Tuesday, June 03, 2008

Diddley and the City

A couple of days ago, I found a school paper written by Sietze Meijer about emotional architecture. It's just a school paper, not a serious article or a Ph.D disertation, but there are quite interesting things about it. First: the graphic layout, presentation and rationale about how text and images are organized to optimize "absorption". It made me think about portfolios, sketches and papers from my students that are printed behind old photocopies...

The Clovis Heimsath fallacies are brilliant!
Each of these fallacies describes a common misperception of designing by designers. Because of this the issue of designing, the creation of the built environment according to needs and perception by users, becomes obscured. There is need to break through these fallacies and to take a sociological approach to design problems.
  1. Designer fallacy: It describes the fallacy of architectural determinism which operates as though architecture directly determines behavior through design. The designer assumes that, by designing in such a way as to stimulate certain behavior, his design will assure the occurrence of this behavior.
  2. Genius fallacy: When an extraordinary concept is devised by a designer, the so-called genius, it may be copied by others. If wrongly copied and applied, the concept may lose it function or even fail.
  3. Common man fallacy: This fallacy denies that architecture has any effect at all on human behavior. It disconnects building programs from social programs.
  4. The open society fallacy: It states that the physical location of people does not influence social status and development possibilities. It supports urban structures of cities.
  5. The manipulation fallacy states that over-planning may lead to a too sterile urban environment and eventually to a totalitarian state.
  6. The know-nothing fallacy: Designing with vision is overruled by practicalities and the visions and ideals are abandoned.
Then of course Sietze describes Mead's theory about gestures and social objects, and how Chris Abel transformed Mead's theories into the idea of "rational design".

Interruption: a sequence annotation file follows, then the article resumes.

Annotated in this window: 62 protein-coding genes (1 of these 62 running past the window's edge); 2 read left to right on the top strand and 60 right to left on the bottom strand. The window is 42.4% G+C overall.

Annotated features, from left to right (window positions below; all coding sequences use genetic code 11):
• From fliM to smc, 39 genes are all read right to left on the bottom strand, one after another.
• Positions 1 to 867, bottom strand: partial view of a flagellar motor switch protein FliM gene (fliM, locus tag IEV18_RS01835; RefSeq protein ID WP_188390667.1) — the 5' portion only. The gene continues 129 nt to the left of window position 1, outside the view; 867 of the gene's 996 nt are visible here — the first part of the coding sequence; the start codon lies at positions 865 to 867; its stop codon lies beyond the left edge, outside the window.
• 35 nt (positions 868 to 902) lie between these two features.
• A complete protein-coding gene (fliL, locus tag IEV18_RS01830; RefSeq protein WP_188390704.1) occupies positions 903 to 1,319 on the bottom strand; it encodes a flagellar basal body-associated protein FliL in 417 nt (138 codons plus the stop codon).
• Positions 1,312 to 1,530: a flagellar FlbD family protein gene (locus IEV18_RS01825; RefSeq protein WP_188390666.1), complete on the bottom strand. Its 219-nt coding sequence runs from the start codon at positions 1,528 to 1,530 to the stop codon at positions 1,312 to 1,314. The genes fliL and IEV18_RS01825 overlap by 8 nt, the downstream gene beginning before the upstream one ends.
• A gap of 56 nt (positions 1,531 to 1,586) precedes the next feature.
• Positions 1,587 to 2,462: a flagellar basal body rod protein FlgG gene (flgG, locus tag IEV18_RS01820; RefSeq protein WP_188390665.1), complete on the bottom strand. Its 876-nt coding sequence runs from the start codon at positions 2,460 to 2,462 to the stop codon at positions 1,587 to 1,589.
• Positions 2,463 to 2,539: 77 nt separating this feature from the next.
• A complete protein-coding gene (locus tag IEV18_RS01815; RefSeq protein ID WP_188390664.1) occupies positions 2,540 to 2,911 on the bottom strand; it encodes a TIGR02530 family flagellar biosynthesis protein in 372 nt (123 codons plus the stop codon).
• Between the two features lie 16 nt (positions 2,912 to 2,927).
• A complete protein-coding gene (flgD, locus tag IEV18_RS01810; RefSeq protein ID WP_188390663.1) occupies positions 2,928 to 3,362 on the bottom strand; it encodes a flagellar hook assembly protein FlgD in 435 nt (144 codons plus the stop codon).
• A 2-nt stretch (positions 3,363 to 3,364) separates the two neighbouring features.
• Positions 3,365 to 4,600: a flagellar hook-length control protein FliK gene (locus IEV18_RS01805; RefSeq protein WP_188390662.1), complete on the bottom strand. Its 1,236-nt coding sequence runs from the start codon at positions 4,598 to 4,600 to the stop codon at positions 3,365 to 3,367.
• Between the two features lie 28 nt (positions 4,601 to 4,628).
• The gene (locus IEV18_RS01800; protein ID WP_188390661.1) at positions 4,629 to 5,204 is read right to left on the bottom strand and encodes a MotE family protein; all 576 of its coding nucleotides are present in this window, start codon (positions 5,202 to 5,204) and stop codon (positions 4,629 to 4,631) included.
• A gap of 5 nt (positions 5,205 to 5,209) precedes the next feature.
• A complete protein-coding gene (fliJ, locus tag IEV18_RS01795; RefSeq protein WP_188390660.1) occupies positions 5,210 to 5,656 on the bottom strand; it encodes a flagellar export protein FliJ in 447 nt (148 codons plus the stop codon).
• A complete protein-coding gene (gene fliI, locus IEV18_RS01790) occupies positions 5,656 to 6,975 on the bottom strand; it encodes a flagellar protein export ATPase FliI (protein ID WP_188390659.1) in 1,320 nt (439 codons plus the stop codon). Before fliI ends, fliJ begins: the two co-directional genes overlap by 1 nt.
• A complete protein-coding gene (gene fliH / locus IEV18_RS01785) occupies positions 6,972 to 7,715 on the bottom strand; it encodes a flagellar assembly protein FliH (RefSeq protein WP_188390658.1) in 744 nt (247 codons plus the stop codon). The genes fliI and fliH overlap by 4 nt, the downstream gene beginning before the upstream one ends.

"In architecture, rational design should therefore be based upon common meaning. In that way, the meaning that a built form arouses in the designer, will arouse the same response in the users. If common meaning is not the basis, then the designer has no control over the effect his built design will have over users. The designer, through taking the attitudes of others involved in the building process, adjusts his or her own behavior as a designer in the light of critical awareness of the meaning a design may have for other persons. The products of rational design will be significant symbols in built form."
His analysis of perception focuses only on the primary senses and some psychological responses to Gestalt and composition. Despite being this quite simple and obvious, it is sometimes (or most of the time) forgotten by many design practitioners. Critics always write about famous architects (or designers). Because those critiques are the only source of information for many students, they are led to believe that some basic principles that famous designers use, are part of the "unreachable" package. Thing that only the great designers or architects do, but no one is expected to do the same in "real life". I mean, students dream about designing the next Guggenheim museum or maybe an international airport... but when they are given the task of designing something like a 3 bdrm house, they soon forget about having the passion of innovation, creation... and following any of those basic principles. Same story with Industrial Design: if it's a car, they dream about being the next Pininfarina and try to get into their design all the tools and design principles they've learned. But if it's just a foldable chair, they don't get the motivation to think about composition, style, ergonomics, or any other basic design principle in the book. Anyway, we may all agree on the importance and effect of principles like proximity, similarity, closure, emergence, reification, multistability, invariance, experience/ emotion, psychology of colour, etc... but those are seldom used on "everyday" projects... (and are BTW totally absent on kiwi houses).

However, I was expecting this essay to be about emotional architecture just like "emotional design" i.e. how the perceived branding or style are making some architects "fashionable" or "desirable" For example the Icon apartment buildings have the same "emotional design" effect as a toilet seat designed by Philippe Stark... people just want to buy them because they are "designer branded" regardless of any other consideration. The same happens with Gehry, and many other divas. I guess we are experiencing the same emotional design manipulation in architecture, where buying and development impulses are becoming more and more driven by branding, famous names, and not necessarily by quality of the design itself.

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